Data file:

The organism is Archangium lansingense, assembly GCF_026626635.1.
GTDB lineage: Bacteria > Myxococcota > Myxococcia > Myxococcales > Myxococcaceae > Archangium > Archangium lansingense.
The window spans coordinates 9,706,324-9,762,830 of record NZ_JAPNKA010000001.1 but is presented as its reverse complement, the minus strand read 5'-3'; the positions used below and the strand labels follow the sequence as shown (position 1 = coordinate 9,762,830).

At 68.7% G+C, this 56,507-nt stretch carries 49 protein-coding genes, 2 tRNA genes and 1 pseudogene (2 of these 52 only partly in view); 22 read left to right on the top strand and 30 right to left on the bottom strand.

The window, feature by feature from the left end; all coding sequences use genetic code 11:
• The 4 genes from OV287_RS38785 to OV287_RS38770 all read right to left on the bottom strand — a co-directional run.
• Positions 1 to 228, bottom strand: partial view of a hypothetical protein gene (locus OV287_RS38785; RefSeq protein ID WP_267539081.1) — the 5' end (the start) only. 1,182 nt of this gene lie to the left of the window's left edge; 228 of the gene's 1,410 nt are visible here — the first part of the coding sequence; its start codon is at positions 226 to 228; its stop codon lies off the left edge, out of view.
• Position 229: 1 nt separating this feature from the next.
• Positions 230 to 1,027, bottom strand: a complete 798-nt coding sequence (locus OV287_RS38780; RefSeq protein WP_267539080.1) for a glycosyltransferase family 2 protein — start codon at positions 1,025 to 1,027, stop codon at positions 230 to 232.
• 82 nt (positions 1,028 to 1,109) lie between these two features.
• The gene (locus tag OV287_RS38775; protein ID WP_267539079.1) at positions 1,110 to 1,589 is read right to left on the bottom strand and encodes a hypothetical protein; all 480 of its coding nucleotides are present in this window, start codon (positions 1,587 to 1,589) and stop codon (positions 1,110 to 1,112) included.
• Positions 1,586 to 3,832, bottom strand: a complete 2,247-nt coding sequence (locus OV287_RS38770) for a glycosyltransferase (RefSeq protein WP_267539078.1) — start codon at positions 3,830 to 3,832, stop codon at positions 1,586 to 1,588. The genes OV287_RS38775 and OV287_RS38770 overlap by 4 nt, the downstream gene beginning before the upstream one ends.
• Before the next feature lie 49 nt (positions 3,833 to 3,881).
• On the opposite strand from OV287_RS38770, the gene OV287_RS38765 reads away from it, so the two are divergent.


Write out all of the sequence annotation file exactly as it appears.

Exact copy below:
The organism is Archangium lansingense, assembly GCF_026626635.1.
GTDB lineage: Bacteria > Myxococcota > Myxococcia > Myxococcales > Myxococcaceae > Archangium > Archangium lansingense.
The window spans coordinates 9,706,324-9,762,830 of record NZ_JAPNKA010000001.1 but is presented as its reverse complement, the minus strand read 5'-3'; the positions used below and the strand labels follow the sequence as shown (position 1 = coordinate 9,762,830).

At 68.7% G+C, this 56,507-nt stretch carries 49 protein-coding genes, 2 tRNA genes and 1 pseudogene (2 of these 52 only partly in view); 22 read left to right on the top strand and 30 right to left on the bottom strand.

The window, feature by feature from the left end; all coding sequences use genetic code 11:
• The 4 genes from OV287_RS38785 to OV287_RS38770 all read right to left on the bottom strand — a co-directional run.
• Positions 1 to 228, bottom strand: partial view of a hypothetical protein gene (locus OV287_RS38785; RefSeq protein ID WP_267539081.1) — the 5' end (the start) only. 1,182 nt of this gene lie to the left of the window's left edge; 228 of the gene's 1,410 nt are visible here — the first part of the coding sequence; its start codon is at positions 226 to 228; its stop codon lies off the left edge, out of view.
• Position 229: 1 nt separating this feature from the next.
• Positions 230 to 1,027, bottom strand: a complete 798-nt coding sequence (locus OV287_RS38780; RefSeq protein WP_267539080.1) for a glycosyltransferase family 2 protein — start codon at positions 1,025 to 1,027, stop codon at positions 230 to 232.
• 82 nt (positions 1,028 to 1,109) lie between these two features.
• The gene (locus tag OV287_RS38775; protein ID WP_267539079.1) at positions 1,110 to 1,589 is read right to left on the bottom strand and encodes a hypothetical protein; all 480 of its coding nucleotides are present in this window, start codon (positions 1,587 to 1,589) and stop codon (positions 1,110 to 1,112) included.
• Positions 1,586 to 3,832, bottom strand: a complete 2,247-nt coding sequence (locus OV287_RS38770) for a glycosyltransferase (RefSeq protein WP_267539078.1) — start codon at positions 3,830 to 3,832, stop codon at positions 1,586 to 1,588. The genes OV287_RS38775 and OV287_RS38770 overlap by 4 nt, the downstream gene beginning before the upstream one ends.
• Before the next feature lie 49 nt (positions 3,833 to 3,881).
• On the opposite strand from OV287_RS38770, the gene OV287_RS38765 reads away from it, so the two are divergent.